The correlation between dengue incidence and diurnal ranges of temperature of Colombo district, Sri Lanka 2005–2014


The correlation between dengue incidence and diurnal ranges of temperature of Colombo district, Sri Lanka 2005–2014

N. D. B. Ehelepola1* and Kusalika Ariyaratne2

1The Teaching (General) Hospital – Kandy, Kandy, Sri Lanka; 2Lanka Hydraulic Institute, Moratuwa, Sri Lanka


Background: Meteorological factors affect dengue transmission. Mechanisms of the way in which different diurnal temperatures, ranging around different mean temperatures, influence dengue transmission were published after 2011.

Objective: We endeavored to determine the correlation between dengue incidence and diurnal temperature ranges (DTRs) in Colombo district, Sri Lanka, and to explore the possibilities of using our findings to improve control of dengue.

Design: We calculated the weekly dengue incidence in Colombo during 2005–2014, after data on all of the reported dengue patients and estimated mid-year populations were collected. We obtained daily maximum and minimum temperatures from two Colombo weather stations, averaged, and converted them into weekly data. Weekly averages of DTR versus dengue incidence graphs were plotted and correlations observed. The count of days per week with a DTR of >7.5°C and <7.5°C were also calculated. Wavelet time series analysis was performed to determine the correlation between dengue incidence and DTR.

Results: We obtained a negative correlation between dengue incidence and a DTR>7.5°C with an 8-week lag period, and a positive correlation between dengue incidence and a DTR<7.5°C, also with an 8-week lag.

Conclusions: Large DTRs were negatively correlated with dengue transmission in Colombo district. We propose to take advantage of that in local dengue control efforts. Our results agree with previous studies on the topic and with a mathematical model of relative vectorial capacity of Aedes aegypti. Global warming and declining DTR are likely to favor a rise of dengue, and we suggest a simple method to mitigate this.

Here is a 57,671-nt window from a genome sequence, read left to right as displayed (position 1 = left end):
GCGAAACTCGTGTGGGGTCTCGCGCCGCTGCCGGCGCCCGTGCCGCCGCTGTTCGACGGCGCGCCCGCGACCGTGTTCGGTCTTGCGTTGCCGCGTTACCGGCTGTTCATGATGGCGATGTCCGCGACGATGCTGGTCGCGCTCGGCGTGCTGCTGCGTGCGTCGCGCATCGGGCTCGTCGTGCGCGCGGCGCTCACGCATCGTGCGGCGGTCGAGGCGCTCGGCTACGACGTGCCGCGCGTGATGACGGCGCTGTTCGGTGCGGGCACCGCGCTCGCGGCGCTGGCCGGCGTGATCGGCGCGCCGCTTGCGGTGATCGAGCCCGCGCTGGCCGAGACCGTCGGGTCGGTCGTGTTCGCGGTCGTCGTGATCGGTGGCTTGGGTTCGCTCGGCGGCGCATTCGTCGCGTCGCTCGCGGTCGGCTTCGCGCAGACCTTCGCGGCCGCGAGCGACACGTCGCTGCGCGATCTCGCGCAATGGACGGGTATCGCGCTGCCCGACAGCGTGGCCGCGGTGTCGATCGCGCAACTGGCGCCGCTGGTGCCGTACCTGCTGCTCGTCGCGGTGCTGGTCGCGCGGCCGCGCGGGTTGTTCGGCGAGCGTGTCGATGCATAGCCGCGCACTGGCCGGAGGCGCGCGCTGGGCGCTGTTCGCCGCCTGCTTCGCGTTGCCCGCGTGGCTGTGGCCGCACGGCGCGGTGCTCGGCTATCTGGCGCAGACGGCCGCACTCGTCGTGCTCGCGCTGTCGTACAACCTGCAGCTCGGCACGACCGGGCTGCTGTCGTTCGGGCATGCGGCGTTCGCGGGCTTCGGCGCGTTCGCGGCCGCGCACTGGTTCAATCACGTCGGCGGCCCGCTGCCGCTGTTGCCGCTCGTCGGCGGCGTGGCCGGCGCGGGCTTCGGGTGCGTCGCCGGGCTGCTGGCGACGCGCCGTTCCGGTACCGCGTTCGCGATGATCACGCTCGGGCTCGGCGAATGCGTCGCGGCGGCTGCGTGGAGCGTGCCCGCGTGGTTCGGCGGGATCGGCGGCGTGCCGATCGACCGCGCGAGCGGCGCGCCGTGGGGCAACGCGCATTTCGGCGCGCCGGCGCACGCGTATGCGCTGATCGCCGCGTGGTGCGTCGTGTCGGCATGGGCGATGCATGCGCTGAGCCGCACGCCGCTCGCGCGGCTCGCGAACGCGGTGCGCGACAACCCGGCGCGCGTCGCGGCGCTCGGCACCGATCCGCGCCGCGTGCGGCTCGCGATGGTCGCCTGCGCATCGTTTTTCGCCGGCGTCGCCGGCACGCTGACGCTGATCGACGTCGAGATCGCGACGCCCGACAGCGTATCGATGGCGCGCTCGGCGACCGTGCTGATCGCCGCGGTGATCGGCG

Keywords: dengue; diurnal temperature range; mathematical models; climate change; urban heat islands

Citation: Glob Health Action 2016, 9: 32267 -

Copyright: © 2016 N. D. B. Ehelepola and Kusalika Ariyaratne. This is an Open Access article distributed under the terms of the Creative Commons Attribution 4.0 International License, allowing third parties to copy and redistribute the material in any medium or format and to remix, transform, and build upon the material for any purpose, even commercially, provided the original work is properly cited and states its license.

Received: 14 May 2016; Revised: 28 July 2016; Accepted: 29 July 2016; Published: 25 August 2016

Competing interests and funding: The authors declare that they have no conflicts of interest.

*Correspondence to: N. D. B. Ehelepola, The Teaching (General) Hospital – Kandy, Kandy, Sri Lanka, Email:


Dengue is a viral infection with life-threatening forms, transmitted by Aedes mosquitoes, and a major global public health problem (1). Meteorological factors, such as rainfall, count of rainy (and wet) days, humidity, temperature, wind, and duration of sunshine, have been demonstrated to influence dengue incidence in hundreds of studies performed around the world (24). Even though most of them have studied the relationship between dengue transmission and temperature, only very few have analyzed the correlation between dengue and diurnal ranges of temperature (4). Other factors, such as herd immunity, introduction of new virus phenotypes to the population, efficiency of preventive measures, population movements, urbanization, housing and refuse disposal methods, and knowledge and attitudes of the public, are also known to influence dengue incidence.

Diurnal temperature range (DTR) is the difference between daily maximum and minimum temperatures. Several studies concerning DTR dengue correlation were carried out after the first publication appeared in 2011 (4). We recently demonstrated that dengue incidence in Kandy city, in the central hill country of Sri Lanka, is correlated with DTR (5).